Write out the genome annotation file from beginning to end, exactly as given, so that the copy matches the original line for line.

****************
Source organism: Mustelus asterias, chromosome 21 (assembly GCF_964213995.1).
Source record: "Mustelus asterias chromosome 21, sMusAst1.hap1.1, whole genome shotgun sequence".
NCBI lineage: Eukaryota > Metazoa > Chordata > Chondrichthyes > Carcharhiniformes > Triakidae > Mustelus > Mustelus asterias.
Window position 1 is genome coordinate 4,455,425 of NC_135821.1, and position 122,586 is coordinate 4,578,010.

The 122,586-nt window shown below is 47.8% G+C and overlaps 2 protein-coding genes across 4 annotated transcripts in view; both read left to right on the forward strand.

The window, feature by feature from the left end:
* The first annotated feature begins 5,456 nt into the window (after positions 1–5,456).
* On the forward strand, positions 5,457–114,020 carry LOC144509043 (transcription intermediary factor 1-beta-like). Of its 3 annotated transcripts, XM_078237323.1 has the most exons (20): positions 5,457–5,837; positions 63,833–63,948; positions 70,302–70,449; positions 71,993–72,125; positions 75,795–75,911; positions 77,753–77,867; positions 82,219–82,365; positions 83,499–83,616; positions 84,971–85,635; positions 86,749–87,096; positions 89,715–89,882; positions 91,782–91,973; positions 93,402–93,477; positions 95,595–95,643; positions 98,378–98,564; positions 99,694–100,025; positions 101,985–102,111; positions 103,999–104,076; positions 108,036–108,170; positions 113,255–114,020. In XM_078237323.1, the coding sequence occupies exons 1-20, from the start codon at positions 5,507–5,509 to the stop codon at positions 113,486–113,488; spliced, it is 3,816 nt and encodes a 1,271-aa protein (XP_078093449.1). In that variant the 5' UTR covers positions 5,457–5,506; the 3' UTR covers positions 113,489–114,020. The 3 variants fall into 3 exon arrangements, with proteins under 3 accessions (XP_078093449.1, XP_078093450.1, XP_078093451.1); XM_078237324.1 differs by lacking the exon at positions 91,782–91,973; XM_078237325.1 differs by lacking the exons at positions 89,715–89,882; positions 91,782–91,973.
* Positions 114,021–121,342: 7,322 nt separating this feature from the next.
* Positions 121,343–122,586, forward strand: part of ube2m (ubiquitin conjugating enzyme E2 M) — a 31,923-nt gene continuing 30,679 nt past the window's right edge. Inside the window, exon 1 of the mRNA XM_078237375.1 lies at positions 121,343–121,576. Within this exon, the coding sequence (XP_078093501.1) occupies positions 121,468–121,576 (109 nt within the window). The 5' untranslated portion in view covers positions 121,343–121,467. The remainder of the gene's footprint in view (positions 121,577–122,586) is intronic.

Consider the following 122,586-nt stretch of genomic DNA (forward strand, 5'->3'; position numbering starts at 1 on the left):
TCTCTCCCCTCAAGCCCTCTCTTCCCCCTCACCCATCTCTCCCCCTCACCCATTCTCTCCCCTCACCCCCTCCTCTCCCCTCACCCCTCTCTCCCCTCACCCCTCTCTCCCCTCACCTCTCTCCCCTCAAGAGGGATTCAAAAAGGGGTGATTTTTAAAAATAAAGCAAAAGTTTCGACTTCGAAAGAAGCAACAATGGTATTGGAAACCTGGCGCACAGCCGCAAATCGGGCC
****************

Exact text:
Source organism: Mustelus asterias, chromosome 21 (assembly GCF_964213995.1).
Source record: "Mustelus asterias chromosome 21, sMusAst1.hap1.1, whole genome shotgun sequence".
NCBI lineage: Eukaryota > Metazoa > Chordata > Chondrichthyes > Carcharhiniformes > Triakidae > Mustelus > Mustelus asterias.
Window position 1 is genome coordinate 4,455,425 of NC_135821.1, and position 122,586 is coordinate 4,578,010.

The 122,586-nt window shown below is 47.8% G+C and overlaps 2 protein-coding genes across 4 annotated transcripts in view; both read left to right on the forward strand.

The window, feature by feature from the left end:
* The first annotated feature begins 5,456 nt into the window (after positions 1–5,456).
* On the forward strand, positions 5,457–114,020 carry LOC144509043 (transcription intermediary factor 1-beta-like). Of its 3 annotated transcripts, XM_078237323.1 has the most exons (20): positions 5,457–5,837; positions 63,833–63,948; positions 70,302–70,449; positions 71,993–72,125; positions 75,795–75,911; positions 77,753–77,867; positions 82,219–82,365; positions 83,499–83,616; positions 84,971–85,635; positions 86,749–87,096; positions 89,715–89,882; positions 91,782–91,973; positions 93,402–93,477; positions 95,595–95,643; positions 98,378–98,564; positions 99,694–100,025; positions 101,985–102,111; positions 103,999–104,076; positions 108,036–108,170; positions 113,255–114,020. In XM_078237323.1, the coding sequence occupies exons 1-20, from the start codon at positions 5,507–5,509 to the stop codon at positions 113,486–113,488; spliced, it is 3,816 nt and encodes a 1,271-aa protein (XP_078093449.1). In that variant the 5' UTR covers positions 5,457–5,506; the 3' UTR covers positions 113,489–114,020. The 3 variants fall into 3 exon arrangements, with proteins under 3 accessions (XP_078093449.1, XP_078093450.1, XP_078093451.1); XM_078237324.1 differs by lacking the exon at positions 91,782–91,973; XM_078237325.1 differs by lacking the exons at positions 89,715–89,882; positions 91,782–91,973.
* Positions 114,021–121,342: 7,322 nt separating this feature from the next.
* Positions 121,343–122,586, forward strand: part of ube2m (ubiquitin conjugating enzyme E2 M) — a 31,923-nt gene continuing 30,679 nt past the window's right edge. Inside the window, exon 1 of the mRNA XM_078237375.1 lies at positions 121,343–121,576. Within this exon, the coding sequence (XP_078093501.1) occupies positions 121,468–121,576 (109 nt within the window). The 5' untranslated portion in view covers positions 121,343–121,467. The remainder of the gene's footprint in view (positions 121,577–122,586) is intronic.

Consider the following 122,586-nt stretch of genomic DNA (forward strand, 5'->3'; position numbering starts at 1 on the left):
TCTCTCCCCTCAAGCCCTCTCTTCCCCCTCACCCATCTCTCCCCCTCACCCATTCTCTCCCCTCACCCCCTCCTCTCCCCTCACCCCTCTCTCCCCTCACCCCTCTCTCCCCTCACCTCTCTCCCCTCAAGAGGGATTCAAAAAGGGGTGATTTTTAAAAATAAAGCAAAAGTTTCGACTTCGAAAGAAGCAACAATGGTATTGGAAACCTGGCGCACAGCCGCAAATCGGGCC